David: Maggie Elizabeth Harrington. It’s a book about a young woman in the 1890’s trying to save a pack of young wolves from a bounty hunter. It’s a departure from a lot of the kinds of stories I write, written in a female voice, but I think it still might be the best thing I’ve ever written, and I wrote it a long while ago. But, is still in print.

C.: What do you like to read?

David: Anything that interests me. A biography of an interesting person is great, but so is strong fiction. I like strong characters, and I like stories that end well, with redemption. I usually don’t write stories that have vague endings, although I sometimes might end the story in a manner that would allow for a sequel, especially if I like the character.

C.: Who is your favorite author?

David: If I could only choose one it would be Hemingway. But there’s so many great authors, he just sticks in my mind because I read him early in life, and like his writing style.

C.: What is your favorite part of the writing process?

David: The high you get from writing something you truly like, especially if it’s the last page of a long novel.

C.: What is your least favorite part of the writing process?  (I hate editing. Oh, man, I hate it.)

David: Editing would be mine. Because it’s boring. The first draft is a very creative endeavor, editing it, which I am a strong believer in, is just plain hard work. I’ve been fortunate to work with a couple of very fine editors.

C.: What is the most annoying thing non-writers say to you when you tell them you’re a writer?  (If I hear ‘Man, I wish I had time to write’ one more time…)

David: My first ex-wife used to ask me to turn off the computer and come over and talk (amuse) me. That used to give me a headache. I used to get a lot of headaches. When people would ask me how I get rid of a headache, I’d answer: I divorce them.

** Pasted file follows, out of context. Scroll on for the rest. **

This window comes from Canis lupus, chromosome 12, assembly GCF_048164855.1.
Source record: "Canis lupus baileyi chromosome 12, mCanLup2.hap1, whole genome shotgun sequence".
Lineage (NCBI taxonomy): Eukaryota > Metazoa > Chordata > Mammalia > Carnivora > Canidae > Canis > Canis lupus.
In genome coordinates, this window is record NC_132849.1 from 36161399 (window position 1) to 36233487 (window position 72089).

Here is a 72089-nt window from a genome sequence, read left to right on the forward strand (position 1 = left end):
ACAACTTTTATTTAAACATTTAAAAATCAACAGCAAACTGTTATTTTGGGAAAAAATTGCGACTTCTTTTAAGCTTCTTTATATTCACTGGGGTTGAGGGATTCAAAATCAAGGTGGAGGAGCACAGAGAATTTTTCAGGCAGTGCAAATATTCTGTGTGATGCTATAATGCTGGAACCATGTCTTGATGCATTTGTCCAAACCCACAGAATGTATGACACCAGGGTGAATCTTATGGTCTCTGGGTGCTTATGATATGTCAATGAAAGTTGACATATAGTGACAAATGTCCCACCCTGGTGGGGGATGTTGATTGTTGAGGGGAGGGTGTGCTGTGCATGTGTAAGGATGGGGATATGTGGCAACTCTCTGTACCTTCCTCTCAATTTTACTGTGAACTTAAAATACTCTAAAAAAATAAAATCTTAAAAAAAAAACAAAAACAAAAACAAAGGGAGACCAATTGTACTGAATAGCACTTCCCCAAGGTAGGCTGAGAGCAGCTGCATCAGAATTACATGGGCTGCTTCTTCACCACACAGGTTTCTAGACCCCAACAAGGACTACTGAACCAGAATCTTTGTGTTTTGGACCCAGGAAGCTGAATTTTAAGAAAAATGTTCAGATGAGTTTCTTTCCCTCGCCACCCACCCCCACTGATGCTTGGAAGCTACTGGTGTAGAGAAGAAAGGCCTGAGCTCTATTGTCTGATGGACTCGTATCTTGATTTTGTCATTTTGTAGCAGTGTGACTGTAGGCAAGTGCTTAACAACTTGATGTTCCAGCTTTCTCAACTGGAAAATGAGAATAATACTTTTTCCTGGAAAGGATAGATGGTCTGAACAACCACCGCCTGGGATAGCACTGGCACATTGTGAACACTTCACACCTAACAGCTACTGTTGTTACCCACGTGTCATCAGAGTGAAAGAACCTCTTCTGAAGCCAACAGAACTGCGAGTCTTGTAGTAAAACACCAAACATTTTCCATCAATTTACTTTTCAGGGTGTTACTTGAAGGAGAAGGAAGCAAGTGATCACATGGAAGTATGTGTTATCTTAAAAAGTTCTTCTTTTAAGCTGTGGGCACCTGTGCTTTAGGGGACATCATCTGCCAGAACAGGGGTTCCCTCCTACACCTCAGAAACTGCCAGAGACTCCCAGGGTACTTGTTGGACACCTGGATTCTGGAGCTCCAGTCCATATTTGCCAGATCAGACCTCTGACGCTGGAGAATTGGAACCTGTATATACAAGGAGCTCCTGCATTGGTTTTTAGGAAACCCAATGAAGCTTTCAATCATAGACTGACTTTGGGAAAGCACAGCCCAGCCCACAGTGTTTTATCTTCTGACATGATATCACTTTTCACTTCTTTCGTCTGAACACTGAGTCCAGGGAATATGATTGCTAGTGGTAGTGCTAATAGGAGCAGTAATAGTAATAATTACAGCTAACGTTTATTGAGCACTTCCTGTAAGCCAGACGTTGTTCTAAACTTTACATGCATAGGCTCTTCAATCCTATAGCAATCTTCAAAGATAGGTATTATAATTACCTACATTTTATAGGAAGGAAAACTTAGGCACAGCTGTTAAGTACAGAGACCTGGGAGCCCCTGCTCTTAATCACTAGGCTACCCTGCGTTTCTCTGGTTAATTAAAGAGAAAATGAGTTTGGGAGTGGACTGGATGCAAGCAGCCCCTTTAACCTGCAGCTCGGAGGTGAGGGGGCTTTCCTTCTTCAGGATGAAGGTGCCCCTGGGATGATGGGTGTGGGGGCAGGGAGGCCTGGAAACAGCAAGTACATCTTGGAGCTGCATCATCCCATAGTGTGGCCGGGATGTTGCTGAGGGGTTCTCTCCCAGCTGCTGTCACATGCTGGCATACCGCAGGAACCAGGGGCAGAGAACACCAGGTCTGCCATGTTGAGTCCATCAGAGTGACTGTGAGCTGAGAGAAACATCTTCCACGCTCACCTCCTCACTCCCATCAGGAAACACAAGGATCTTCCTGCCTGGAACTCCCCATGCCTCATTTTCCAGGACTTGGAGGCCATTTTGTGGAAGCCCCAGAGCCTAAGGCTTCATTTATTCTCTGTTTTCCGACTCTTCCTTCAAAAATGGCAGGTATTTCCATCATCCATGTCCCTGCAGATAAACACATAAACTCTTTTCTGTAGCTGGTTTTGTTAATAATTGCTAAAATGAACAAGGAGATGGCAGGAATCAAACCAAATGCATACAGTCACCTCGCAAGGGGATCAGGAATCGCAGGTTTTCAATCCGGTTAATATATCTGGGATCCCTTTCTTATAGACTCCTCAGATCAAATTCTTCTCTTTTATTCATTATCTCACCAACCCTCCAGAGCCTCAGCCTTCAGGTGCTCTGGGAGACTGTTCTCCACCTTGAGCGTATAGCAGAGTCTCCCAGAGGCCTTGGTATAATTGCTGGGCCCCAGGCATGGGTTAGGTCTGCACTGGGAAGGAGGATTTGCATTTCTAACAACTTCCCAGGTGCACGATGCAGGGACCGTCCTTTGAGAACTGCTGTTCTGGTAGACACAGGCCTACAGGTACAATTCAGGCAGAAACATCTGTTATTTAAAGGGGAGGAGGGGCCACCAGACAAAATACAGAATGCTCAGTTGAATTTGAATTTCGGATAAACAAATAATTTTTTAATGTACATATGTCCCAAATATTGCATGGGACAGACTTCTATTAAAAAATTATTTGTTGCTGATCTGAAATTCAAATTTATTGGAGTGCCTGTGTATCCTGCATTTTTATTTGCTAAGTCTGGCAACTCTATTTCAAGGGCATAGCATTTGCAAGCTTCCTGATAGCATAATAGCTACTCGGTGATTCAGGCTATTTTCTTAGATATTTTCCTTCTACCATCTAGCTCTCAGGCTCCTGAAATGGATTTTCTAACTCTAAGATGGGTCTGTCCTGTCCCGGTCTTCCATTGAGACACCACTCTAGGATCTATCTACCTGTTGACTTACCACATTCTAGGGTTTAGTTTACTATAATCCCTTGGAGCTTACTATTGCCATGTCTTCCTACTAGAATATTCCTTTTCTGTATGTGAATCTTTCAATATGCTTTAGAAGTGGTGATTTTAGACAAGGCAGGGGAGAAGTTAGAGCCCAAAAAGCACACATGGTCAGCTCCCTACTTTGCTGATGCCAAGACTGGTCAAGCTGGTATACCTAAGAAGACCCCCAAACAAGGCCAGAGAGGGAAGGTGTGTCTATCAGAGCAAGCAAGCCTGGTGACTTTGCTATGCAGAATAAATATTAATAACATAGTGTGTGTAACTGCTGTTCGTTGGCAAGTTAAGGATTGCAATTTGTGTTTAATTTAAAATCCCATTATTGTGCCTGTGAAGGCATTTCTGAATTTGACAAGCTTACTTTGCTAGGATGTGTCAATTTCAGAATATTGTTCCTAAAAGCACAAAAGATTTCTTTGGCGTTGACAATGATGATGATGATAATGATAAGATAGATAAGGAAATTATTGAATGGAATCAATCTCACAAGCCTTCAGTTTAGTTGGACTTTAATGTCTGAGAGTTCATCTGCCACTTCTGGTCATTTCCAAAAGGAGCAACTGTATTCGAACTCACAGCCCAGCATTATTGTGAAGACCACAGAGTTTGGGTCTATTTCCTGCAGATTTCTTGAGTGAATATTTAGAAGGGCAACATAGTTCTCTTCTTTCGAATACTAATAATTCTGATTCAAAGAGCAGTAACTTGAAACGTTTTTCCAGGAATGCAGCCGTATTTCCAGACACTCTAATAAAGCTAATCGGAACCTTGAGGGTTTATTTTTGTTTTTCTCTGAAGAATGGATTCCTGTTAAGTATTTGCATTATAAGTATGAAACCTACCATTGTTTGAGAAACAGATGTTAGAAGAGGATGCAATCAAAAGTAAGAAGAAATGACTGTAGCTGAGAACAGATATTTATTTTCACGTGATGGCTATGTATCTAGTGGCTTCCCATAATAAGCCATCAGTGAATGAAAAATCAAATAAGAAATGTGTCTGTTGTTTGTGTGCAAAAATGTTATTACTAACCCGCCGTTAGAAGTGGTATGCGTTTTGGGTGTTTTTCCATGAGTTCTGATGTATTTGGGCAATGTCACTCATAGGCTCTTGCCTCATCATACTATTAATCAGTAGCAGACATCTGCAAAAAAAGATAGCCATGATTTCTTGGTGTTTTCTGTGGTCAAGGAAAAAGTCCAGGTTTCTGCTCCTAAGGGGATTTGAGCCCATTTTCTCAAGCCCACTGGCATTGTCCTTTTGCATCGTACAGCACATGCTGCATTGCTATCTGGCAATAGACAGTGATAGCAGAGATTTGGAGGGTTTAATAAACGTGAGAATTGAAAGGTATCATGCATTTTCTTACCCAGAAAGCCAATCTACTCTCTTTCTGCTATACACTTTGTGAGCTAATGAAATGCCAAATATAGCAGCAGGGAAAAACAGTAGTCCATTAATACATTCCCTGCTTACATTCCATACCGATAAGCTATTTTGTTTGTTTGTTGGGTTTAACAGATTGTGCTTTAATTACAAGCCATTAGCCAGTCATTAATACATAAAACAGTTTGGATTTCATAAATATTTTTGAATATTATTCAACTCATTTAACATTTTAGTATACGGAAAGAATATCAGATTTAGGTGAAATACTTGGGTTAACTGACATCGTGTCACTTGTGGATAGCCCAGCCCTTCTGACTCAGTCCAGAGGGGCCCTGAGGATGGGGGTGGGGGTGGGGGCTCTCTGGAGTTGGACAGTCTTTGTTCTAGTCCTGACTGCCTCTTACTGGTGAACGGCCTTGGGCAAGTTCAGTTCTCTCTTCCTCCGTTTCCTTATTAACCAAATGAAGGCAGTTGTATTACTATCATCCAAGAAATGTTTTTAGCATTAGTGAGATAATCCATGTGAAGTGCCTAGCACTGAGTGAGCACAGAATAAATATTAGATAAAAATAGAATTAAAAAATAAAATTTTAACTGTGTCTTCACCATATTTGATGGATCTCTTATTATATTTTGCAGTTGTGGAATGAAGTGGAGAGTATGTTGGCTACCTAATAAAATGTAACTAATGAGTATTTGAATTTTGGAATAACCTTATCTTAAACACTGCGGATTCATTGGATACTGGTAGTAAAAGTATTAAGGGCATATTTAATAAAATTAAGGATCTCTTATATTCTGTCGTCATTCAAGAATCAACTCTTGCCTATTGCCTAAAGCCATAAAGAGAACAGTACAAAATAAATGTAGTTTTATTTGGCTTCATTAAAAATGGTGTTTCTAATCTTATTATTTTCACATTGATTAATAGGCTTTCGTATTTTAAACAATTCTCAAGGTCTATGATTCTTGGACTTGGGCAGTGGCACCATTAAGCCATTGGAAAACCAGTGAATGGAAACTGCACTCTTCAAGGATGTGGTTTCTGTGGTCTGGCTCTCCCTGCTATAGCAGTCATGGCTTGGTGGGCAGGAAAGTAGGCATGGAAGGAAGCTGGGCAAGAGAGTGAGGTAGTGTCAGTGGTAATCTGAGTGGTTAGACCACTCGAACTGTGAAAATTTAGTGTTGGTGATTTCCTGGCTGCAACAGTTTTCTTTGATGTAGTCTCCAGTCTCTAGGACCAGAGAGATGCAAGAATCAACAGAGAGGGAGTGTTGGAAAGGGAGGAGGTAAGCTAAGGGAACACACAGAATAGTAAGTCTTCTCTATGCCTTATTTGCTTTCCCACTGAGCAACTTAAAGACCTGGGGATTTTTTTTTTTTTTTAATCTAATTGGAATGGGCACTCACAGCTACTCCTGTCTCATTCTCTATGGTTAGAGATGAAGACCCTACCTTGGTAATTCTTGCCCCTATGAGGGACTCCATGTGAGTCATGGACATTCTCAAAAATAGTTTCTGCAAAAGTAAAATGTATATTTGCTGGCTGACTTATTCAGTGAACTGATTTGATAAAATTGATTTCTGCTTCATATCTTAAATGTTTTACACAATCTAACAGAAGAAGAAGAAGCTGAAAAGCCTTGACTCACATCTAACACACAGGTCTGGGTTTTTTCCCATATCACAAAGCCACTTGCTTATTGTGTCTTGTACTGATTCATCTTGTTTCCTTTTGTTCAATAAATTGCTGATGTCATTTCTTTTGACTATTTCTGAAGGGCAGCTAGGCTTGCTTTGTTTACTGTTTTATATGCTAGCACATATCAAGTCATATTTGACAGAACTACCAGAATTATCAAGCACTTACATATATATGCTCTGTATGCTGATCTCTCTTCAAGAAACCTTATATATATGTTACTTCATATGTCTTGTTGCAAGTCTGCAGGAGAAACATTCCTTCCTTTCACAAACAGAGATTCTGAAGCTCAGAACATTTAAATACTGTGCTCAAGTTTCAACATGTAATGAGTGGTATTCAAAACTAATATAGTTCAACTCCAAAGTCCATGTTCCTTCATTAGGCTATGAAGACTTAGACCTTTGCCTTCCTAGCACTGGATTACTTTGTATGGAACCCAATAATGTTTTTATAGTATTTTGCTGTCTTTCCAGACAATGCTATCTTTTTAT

C.: What is the most helpful thing non-writers say to you when you tell them you’re a writer? (For Example: I’ve had people point me at marketing websites, or just give general in encouragement.  One time I even had someone suggest ‘an emotional wall’ to me.)

David: Honest commentary about a story flaw, something I didn’t see. And that happens, hopefully while you have time to edit.

C.: What is the number one advice you would give someone who has decided they want to write?

David: Find a way to earn a living, so you don’t starve to death while you’re “being” a writer.

C.: What advice would you give someone who has decided they want to write /for a living/?

David: Find a way to earn a real “good” living while you try to earn a living writing.

C.: What was/is your backup plan if this writing thing doesn’t pan out?

David: I don’t have one. I do live very close to the Licking River Bridge. Joking.

C.: Who are you outside of writing?  What are your hobbies?

David: I am a gregarious loner. I do have some friends to visit. I do like to commune with nature. I am an animal rights advocate, nothing organized, but I feed every feral cat, raccoon, possum, dog that comes to my back door. And I live downtown, but there’s a lot of wildlife down here. I believe animals are far more intelligent than we give them credit for, and are quit sentient beings.

C.: What do you take from your hobbies and add to your writing?

David: I try to learn something from everyone I encounter, even people. There really are only two kinds of people, and it has nothing to do with looks or ethnicity or color, simply good and bad. I try to learn from the good ones and forget the bad ones.

C.: What is best in life?

David: Good health to explore your curiosity. I think good living is about the relationships you form, and not just with people.